Decision 2124E – Los Angeles Unified School District
Decision Date: August 4, 2010
Decision Type: PERB Decision
Description: The Board upheld a dismissal by an administrative law judge of a complaint and underlying unfair practice charge in which the charging party alleged the District violated EERA by not selecting him for a technical services coordinator position in retaliation for his protected activities.
Disposition: The Board held the charging party failed to establish a nexus between his protected conduct and the District’s refusal to hire him for the position. Accordingly, the Board found the charging party failed to establish a prima facie case of unlawful discrimination.
Perc Vol: 34
Perc Index: 118
501.01000 – In General; Elements of Prima Facie Case
In order to establish a violation of EERA section 3543.5(a), the charging party must show that: (1) the employee exercised rights under EERA; (2) the employer had knowledge of the exercise of those rights; and (3) the employer imposed or threatened to impose reprisals, discriminated or threatened to discriminate, or otherwise interfered with, restrained, or coerced the employees because of the exercise of those rights.
503.01000 – In General
Evidence of adverse action is required to support a claim of discrimination or reprisal. In determining whether such evidence is established, the Board uses an objective test and will not rely upon the subjective reactions of the employee.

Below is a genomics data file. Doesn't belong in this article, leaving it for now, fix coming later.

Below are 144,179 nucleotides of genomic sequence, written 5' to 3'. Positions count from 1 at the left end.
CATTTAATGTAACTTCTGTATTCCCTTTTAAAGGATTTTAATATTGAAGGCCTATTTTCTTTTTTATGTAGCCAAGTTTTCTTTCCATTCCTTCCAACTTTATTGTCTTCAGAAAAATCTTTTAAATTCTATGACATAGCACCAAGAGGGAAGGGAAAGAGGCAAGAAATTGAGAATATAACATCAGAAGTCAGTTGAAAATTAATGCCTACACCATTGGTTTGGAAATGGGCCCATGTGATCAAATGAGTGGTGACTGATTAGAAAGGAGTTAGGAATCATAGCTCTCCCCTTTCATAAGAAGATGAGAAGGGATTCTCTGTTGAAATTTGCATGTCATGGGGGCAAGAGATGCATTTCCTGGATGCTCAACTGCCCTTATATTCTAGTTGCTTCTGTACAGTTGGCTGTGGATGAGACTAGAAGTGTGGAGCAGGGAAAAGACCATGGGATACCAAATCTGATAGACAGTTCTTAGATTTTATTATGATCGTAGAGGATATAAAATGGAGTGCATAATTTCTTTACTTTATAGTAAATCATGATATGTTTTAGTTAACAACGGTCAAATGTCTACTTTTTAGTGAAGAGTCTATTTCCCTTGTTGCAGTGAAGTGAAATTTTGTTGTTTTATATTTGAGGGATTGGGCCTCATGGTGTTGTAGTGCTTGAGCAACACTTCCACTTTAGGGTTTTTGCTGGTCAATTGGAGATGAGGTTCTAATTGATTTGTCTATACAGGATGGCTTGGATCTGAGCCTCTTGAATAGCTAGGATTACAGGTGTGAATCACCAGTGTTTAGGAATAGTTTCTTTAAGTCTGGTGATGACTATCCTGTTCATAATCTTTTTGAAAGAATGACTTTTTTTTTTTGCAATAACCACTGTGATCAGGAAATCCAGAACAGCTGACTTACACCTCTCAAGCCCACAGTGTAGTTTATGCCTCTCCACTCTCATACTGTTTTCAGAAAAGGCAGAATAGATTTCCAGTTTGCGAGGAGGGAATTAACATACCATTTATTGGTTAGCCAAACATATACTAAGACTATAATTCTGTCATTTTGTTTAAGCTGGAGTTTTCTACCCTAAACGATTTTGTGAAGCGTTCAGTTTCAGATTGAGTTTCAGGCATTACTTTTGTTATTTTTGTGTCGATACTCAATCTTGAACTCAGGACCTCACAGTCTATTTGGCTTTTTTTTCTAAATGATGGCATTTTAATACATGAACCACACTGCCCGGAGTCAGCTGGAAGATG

504.14000 – Other/In General
Although the timing of the employer’s actions in close temporal proximity to the employee’s protected conduct is an important factor, it does not, without more, demonstrate the necessary connection or “nexus” between the adverse action and the protected conduct. Consequently, in order to establish a nexus, the charging party must demonstrate one or more of the following additional factors is present: (1) the employer’s disparate treatment of the employee; (2) the employer’s departure from established procedures and standards when dealing with the employee; (3) the employer’s inconsistent or contradictory justifications for its actions; (4) the employer’s cursory investigation of the employee’s misconduct; (5) the employer’s failure to offer the employee justification at the time it took action or the offering of exaggerated, vague, or ambiguous reasons; (6) employer animosity towards union activists; or (7) any other facts that might demonstrate the employer’s unlawful motive.